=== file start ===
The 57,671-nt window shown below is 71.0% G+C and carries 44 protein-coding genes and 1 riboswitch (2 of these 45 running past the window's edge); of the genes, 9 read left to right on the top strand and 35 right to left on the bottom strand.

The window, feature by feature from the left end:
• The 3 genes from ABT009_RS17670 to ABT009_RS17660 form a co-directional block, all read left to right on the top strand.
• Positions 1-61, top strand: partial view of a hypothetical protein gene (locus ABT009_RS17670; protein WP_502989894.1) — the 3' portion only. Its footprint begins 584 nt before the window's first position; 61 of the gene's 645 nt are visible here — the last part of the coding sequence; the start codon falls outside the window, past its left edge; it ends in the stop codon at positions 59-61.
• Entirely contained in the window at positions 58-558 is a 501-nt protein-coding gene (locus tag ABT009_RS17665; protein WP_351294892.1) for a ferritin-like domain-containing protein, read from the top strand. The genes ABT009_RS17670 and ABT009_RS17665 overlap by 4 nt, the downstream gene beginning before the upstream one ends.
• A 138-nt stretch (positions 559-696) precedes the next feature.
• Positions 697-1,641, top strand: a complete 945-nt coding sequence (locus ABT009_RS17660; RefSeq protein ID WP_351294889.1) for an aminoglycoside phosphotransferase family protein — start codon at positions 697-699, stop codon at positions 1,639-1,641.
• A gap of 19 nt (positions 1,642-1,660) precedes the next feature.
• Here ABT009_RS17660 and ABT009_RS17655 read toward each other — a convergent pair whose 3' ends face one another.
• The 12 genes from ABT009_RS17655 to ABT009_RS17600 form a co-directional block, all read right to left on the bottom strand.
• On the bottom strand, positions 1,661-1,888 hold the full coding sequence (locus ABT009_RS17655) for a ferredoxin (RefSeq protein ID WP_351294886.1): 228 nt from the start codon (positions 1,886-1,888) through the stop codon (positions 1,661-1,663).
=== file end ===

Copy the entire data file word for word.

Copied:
The 57,671-nt window shown below is 71.0% G+C and carries 44 protein-coding genes and 1 riboswitch (2 of these 45 running past the window's edge); of the genes, 9 read left to right on the top strand and 35 right to left on the bottom strand.

The window, feature by feature from the left end:
• The 3 genes from ABT009_RS17670 to ABT009_RS17660 form a co-directional block, all read left to right on the top strand.
• Positions 1-61, top strand: partial view of a hypothetical protein gene (locus ABT009_RS17670; protein WP_502989894.1) — the 3' portion only. Its footprint begins 584 nt before the window's first position; 61 of the gene's 645 nt are visible here — the last part of the coding sequence; the start codon falls outside the window, past its left edge; it ends in the stop codon at positions 59-61.
• Entirely contained in the window at positions 58-558 is a 501-nt protein-coding gene (locus tag ABT009_RS17665; protein WP_351294892.1) for a ferritin-like domain-containing protein, read from the top strand. The genes ABT009_RS17670 and ABT009_RS17665 overlap by 4 nt, the downstream gene beginning before the upstream one ends.
• A 138-nt stretch (positions 559-696) precedes the next feature.
• Positions 697-1,641, top strand: a complete 945-nt coding sequence (locus ABT009_RS17660; RefSeq protein ID WP_351294889.1) for an aminoglycoside phosphotransferase family protein — start codon at positions 697-699, stop codon at positions 1,639-1,641.
• A gap of 19 nt (positions 1,642-1,660) precedes the next feature.
• Here ABT009_RS17660 and ABT009_RS17655 read toward each other — a convergent pair whose 3' ends face one another.
• The 12 genes from ABT009_RS17655 to ABT009_RS17600 form a co-directional block, all read right to left on the bottom strand.
• On the bottom strand, positions 1,661-1,888 hold the full coding sequence (locus ABT009_RS17655) for a ferredoxin (RefSeq protein ID WP_351294886.1): 228 nt from the start codon (positions 1,886-1,888) through the stop codon (positions 1,661-1,663).